Frustratingly, the fiscal cliff crisis is focused on the wrong problem. The question is not how much to tax the 1 percent versus the 47 percent. The sustainable solution our country desperately needs is a system that taxes problems while not taxing solutions that can restore our jobs, economy and health. The sustainable solution to the fiscal cliff is to tax problems, not people.
Let’s tax problems, not people
We need a tax system that is designed to solve problems. For example, our economy needs more jobs. But we tax jobs with federal payroll taxes. This makes using American workers more expensive compared to the global labor market. If we want more jobs, then a “tax to solve problems” solution would be to permanently eliminate employment taxes. This would make hiring an American worker more price-competitive and encourage job “on-shoring.”
Why are we taxing income? The book by Adam Smith, credited with being the foundation of economics, is called “The Wealth Of Nations.” The issue then and now is how to encourage the wealth and welfare of people. For example, why not cut income taxes to encourage economic growth and recover the lost tax revenues by taxing pollution that is harmful to the health of humans and our economy?
Another “let’s tax the problem rather than people” path is to recognize we all eat way too much sugar and fats. We also do not eat enough fruits and vegetables. Why not tax sugar, fats, preservatives and everything else tied to our national food crisis that is driving up our health insurance costs? Why not make fruits and vegetables cheaper by eliminating all taxes tied to their production and sale? This would raise money to fund the government, encourage us to eat healthy food and, if we begin to eat healthier, this will become a sustainable solution to our ever-escalating health insurance costs.
Tax as a sustainable economic price signal
This tax design is grounded upon the fact that how we tax ourselves is one of our economy’s strongest economic signals. Our economy is horribly distorted by our current tax policy where everything is taxed and subsidized. The result is that the average consumer cannot really determine the true cost of what they are buying. This is robbing us of the ability to make prudent and informed decisions. It is a dagger stuck in the very heart of our free market system that depends upon undistorted prices at the pump, meter and cash register to allocate resources.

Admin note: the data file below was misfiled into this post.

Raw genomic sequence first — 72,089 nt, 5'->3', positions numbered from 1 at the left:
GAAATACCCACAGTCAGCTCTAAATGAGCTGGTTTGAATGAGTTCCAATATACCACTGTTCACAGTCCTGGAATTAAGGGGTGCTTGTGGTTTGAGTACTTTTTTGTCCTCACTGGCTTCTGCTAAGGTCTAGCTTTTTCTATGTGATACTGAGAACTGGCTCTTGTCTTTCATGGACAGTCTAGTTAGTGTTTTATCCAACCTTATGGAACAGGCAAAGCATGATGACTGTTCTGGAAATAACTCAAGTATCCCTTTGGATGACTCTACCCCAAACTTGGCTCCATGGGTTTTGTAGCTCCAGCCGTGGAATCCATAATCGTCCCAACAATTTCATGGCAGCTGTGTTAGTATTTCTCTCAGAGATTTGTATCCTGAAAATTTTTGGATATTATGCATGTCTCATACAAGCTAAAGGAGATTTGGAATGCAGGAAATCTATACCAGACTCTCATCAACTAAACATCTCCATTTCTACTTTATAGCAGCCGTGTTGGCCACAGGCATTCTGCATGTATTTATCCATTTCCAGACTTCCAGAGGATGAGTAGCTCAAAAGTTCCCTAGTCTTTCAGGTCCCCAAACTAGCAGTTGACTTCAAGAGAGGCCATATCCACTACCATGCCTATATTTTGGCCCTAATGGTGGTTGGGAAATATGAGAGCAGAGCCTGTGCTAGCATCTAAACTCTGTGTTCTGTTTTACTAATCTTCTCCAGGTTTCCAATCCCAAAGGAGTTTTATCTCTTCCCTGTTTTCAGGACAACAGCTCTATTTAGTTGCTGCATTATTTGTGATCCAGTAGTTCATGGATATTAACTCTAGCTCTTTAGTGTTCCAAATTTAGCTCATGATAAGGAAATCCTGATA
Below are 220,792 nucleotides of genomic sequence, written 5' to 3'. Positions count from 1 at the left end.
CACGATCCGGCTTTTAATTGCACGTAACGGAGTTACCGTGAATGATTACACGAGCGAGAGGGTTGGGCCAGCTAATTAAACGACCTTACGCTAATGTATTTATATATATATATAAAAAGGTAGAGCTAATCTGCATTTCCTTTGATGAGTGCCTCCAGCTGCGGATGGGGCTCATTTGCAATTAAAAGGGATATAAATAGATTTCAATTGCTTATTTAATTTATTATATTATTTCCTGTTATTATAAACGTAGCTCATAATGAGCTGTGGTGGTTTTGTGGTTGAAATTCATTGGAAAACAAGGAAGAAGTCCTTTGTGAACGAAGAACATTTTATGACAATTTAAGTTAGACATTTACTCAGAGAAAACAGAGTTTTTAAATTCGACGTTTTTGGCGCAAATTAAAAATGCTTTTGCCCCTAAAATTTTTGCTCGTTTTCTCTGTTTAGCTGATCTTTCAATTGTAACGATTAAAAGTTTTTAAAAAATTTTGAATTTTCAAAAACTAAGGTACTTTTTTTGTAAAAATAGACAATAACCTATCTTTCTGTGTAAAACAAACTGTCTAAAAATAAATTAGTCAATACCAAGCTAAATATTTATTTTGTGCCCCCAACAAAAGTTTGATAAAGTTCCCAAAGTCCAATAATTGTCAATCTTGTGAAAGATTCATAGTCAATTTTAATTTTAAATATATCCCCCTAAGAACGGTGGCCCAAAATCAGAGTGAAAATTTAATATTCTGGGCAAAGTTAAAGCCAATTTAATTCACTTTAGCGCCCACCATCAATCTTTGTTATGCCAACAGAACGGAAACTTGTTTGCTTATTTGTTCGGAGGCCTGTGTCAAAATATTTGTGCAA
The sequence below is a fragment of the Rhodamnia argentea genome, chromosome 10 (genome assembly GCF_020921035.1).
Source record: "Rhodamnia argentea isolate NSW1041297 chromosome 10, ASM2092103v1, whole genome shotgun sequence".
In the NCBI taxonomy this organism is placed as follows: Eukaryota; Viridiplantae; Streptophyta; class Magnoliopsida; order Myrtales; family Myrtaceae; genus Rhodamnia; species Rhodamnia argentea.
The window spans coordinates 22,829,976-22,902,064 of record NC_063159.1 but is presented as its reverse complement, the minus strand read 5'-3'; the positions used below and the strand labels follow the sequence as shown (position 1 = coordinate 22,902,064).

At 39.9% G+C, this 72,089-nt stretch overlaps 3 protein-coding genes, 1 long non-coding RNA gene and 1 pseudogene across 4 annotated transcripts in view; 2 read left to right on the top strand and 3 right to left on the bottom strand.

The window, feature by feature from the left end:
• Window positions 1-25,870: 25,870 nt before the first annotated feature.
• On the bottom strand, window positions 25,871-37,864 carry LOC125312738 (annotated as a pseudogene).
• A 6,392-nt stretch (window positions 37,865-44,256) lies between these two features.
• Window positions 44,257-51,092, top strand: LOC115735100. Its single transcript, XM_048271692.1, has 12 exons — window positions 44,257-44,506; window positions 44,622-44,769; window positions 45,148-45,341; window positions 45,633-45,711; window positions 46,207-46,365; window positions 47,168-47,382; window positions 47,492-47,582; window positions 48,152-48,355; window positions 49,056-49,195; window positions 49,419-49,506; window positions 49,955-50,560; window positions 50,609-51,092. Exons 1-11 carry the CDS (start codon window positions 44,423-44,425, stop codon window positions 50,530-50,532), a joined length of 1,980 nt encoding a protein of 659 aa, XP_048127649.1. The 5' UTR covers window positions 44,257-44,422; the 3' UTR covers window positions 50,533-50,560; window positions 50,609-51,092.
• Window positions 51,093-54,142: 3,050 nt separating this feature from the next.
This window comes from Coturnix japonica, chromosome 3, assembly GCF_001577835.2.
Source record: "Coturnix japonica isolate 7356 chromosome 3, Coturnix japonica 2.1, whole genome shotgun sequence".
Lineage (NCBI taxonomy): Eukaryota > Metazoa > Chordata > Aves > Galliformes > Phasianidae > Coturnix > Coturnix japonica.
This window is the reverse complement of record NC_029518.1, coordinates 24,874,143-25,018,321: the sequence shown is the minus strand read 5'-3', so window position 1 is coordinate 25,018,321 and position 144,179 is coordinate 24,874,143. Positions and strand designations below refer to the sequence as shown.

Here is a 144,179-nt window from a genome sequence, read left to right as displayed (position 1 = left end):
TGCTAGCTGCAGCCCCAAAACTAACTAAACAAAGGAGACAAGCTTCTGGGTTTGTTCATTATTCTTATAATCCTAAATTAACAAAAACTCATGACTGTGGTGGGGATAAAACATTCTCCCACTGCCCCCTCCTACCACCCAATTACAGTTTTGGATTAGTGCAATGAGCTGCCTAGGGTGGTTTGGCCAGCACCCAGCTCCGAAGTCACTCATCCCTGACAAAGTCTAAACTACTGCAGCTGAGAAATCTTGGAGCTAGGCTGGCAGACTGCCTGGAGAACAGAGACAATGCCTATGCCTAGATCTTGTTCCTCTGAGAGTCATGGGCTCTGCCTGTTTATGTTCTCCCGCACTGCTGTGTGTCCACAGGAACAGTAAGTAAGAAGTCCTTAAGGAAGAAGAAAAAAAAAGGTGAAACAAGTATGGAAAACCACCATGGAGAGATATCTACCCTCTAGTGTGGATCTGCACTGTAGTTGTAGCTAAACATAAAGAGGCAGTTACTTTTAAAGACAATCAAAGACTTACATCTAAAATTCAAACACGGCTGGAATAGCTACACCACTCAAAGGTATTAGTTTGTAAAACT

Examples of this distortion abound. There is an obvious link between the size of our military expenditures and protecting someone else’s oil fields. Yet, this cost is not reflected at the pump. It is paid for by taxing income.
Another example is the challenge facing every consumer considering rooftop solar. Utilities and the solar industry point fingers at each other over tax subsidies that distort the true cost for both utilities and solar generation. Further distorting analysis is how health care costs tied to pollution are paid for through our taxes and ever-increasing health insurance premiums, rather than at the meter.
A sustainable tax policy
We all suffer from a tax policy based on “kicking the can down the road.” We are maxed out on debt, taxes, deductions, economic stagnation and health problems. The can cannot be kicked any further. The solution is a tax system that makes problems more expensive and solutions less expensive. Examples on how to design such a system will be the focus of the second article in this series.
Bill Roth is an economist and the Founder of Earth 2017 He coaches business owners and leaders on proven best practices in pricing, marketing and operations that make money and create a positive difference. His book, The Secret Green Sauce, profiles business case studies of pioneering best practices that are proven to win customers and grow product revenues.